Would you share make-up with a stranger? | 2019-01-20

Would you share make-up with a stranger?


20th January, 2019 01:50:20 printer

Would you share make-up with a stranger?


A new trend of "shareable make-up rooms" aimed at urban women is igniting debate in China, as companies try new ways to grab a slice of the world's largest market for beauty products.


The rooms represent a new frontier in China's vast sharing economy. Some think they are an affordable way to get to use expensive make-up, while others shudder at the thought of sharing a lipstick with a stranger.


Although they have been springing up in many Chinese cities since late last year, a recent opening in eastern Wuhan has prompted a flood of discussion online.


But how do you use one, and are they likely to take off elsewhere?


How do they work?


Using their phones, customers scan a Quick Response (QR) code to pay a small fee, and enter a room with a chair and dressing table.


An array of beauty products is spread out on the table, including products from high-end Western brands.


Users can help themselves to a range of products: moisturisers, powders, eye shadows and lipsticks. The room also provides brushes and other application tools for people to use.


Products in the Wuhan store are worth an estimated 4,000 yuan ($590; £460), according to the Chutian Metropolis Daily newspaper, so it is not surprising that CCTV watches over users as they beautify themselves.


It costs a small amount to use one of the rooms from anywhere between 15 and 45 minutes. In the Wuhan branch, the maximum a customer can expect to spend in one sitting is 58 yuan ($8.50; £6.70).


How are they viewed?


Young women who have tried the rooms and who the BBC spoke to had mostly positive impressions.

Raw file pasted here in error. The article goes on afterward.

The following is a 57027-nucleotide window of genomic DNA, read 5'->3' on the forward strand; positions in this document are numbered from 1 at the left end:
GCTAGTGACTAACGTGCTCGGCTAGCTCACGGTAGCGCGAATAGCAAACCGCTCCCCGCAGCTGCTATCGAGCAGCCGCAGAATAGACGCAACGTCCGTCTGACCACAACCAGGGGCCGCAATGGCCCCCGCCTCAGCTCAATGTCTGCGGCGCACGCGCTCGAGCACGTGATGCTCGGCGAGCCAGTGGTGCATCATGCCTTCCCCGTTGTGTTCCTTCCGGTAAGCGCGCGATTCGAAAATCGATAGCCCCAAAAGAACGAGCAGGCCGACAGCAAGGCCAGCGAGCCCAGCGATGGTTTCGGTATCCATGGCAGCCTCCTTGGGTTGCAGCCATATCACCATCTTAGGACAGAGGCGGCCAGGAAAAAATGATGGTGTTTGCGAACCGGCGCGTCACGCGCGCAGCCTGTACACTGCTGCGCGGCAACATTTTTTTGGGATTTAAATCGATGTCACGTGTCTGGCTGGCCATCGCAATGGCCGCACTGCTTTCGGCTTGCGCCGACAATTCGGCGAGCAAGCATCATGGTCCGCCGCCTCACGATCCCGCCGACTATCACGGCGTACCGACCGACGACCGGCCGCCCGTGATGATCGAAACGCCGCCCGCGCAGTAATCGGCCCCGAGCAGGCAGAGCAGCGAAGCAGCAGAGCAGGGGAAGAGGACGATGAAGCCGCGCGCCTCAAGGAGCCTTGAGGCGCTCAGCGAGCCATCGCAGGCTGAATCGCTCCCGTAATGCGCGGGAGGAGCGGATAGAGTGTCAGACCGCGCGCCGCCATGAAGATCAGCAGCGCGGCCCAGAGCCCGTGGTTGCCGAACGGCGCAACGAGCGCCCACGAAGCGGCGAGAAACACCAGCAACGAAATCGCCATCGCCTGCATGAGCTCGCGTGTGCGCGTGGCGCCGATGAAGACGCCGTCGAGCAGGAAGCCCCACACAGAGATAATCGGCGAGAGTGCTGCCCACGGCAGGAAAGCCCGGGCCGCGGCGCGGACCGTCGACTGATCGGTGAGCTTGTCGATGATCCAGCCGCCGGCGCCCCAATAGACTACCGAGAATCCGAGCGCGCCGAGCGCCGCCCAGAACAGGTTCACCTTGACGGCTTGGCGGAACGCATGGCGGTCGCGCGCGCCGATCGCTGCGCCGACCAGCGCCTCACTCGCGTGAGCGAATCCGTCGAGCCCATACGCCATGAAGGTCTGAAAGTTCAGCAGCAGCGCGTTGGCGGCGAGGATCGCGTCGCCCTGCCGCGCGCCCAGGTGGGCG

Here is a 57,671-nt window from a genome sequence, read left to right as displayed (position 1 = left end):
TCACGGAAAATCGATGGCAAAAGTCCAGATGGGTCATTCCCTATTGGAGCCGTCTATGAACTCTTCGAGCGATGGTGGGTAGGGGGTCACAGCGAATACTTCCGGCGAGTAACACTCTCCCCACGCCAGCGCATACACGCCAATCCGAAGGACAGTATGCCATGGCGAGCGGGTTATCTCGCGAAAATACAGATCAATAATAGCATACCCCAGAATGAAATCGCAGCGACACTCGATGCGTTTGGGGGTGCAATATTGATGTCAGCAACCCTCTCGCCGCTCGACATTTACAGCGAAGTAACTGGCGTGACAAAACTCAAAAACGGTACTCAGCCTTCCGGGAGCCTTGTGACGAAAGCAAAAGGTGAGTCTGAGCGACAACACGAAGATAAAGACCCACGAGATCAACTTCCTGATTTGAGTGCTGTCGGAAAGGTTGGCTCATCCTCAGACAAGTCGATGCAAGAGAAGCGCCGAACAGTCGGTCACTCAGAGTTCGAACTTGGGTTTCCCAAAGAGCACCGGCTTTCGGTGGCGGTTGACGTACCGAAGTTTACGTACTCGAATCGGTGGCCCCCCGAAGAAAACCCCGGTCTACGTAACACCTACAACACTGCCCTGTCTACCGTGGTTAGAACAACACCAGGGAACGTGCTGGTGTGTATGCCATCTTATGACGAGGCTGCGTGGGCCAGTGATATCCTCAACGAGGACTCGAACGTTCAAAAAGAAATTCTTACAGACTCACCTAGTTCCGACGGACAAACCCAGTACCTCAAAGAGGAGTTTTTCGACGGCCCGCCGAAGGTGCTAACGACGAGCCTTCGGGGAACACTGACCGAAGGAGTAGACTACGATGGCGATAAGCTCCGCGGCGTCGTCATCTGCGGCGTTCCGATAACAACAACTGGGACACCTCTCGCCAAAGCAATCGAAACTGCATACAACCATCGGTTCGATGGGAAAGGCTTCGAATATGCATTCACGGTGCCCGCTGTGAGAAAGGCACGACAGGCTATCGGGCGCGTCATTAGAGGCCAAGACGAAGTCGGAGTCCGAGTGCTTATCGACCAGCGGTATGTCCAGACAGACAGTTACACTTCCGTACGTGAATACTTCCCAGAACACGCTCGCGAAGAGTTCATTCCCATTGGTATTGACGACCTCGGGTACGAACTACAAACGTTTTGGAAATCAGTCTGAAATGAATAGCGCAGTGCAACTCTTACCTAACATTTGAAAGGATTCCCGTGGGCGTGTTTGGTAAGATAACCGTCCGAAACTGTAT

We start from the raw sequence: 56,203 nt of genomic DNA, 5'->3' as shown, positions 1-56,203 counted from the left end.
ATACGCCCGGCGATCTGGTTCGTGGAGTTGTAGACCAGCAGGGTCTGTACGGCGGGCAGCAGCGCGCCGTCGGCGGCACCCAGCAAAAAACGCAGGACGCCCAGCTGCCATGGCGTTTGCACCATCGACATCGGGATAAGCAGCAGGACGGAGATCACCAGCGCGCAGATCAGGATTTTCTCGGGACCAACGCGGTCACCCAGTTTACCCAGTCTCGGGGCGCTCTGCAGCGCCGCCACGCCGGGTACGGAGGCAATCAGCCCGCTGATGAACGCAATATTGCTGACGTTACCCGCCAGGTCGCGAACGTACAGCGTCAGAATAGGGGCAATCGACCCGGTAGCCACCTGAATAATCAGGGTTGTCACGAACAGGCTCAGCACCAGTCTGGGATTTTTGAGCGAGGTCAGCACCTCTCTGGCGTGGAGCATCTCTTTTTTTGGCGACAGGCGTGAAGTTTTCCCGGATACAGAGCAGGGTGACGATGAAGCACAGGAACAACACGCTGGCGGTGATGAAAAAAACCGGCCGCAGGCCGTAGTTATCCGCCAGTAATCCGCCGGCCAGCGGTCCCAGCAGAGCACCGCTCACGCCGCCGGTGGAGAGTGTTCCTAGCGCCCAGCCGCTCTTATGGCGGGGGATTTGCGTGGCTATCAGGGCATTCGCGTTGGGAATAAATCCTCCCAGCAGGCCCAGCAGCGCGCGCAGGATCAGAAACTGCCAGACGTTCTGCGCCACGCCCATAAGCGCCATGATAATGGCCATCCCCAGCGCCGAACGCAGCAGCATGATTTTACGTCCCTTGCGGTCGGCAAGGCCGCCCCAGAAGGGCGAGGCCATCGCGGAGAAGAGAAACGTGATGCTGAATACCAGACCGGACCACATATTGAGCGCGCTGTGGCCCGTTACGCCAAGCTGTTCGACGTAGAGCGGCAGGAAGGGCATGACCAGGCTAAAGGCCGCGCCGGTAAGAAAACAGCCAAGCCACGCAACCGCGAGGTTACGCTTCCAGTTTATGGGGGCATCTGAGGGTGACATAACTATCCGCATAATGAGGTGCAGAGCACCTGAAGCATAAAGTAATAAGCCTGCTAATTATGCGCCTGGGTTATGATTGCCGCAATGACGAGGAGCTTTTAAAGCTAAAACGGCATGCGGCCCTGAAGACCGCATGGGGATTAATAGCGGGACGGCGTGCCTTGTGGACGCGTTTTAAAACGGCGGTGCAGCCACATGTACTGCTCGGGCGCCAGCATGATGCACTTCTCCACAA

"I thought the shared make-up room was great, a very creative idea and a very novel invention," said Ms Liu, a woman in her twenties from Wuhan. Though she added: "I may not go often because I don't think they're very practical."


Another in Shanghai said she would use them again, because she felt her skin was especially damaged and she needed to have access to high-end products.


Online comments suggested a more mixed response.


Some on China's Twitter-like Sina Weibo service said that they thought the concept would make money because it allows people to try products without "being bombarded by servicewomen at make-up counters", or forced into an expensive sale for something that might not be right for them.


One user in eastern Shandong province said she thought the room was "good", especially as disposable application tools were provided.


But others have concerns about the idea of sharing certain make-up products with strangers.


"Lipstick, for example, lots of people will use - that's not very hygienic," one Wuhan-based user told the Pear Video website.


"Cosmetics are personal items, I can't really accept this," another said. Others expressed concern about contracting viruses or skin conditions.


Chinese shareable make-up pods could ultimately attract up to 80 customers a day, one seller told the Beijing Youth Daily newspaper. But at present just a handful of people are visiting.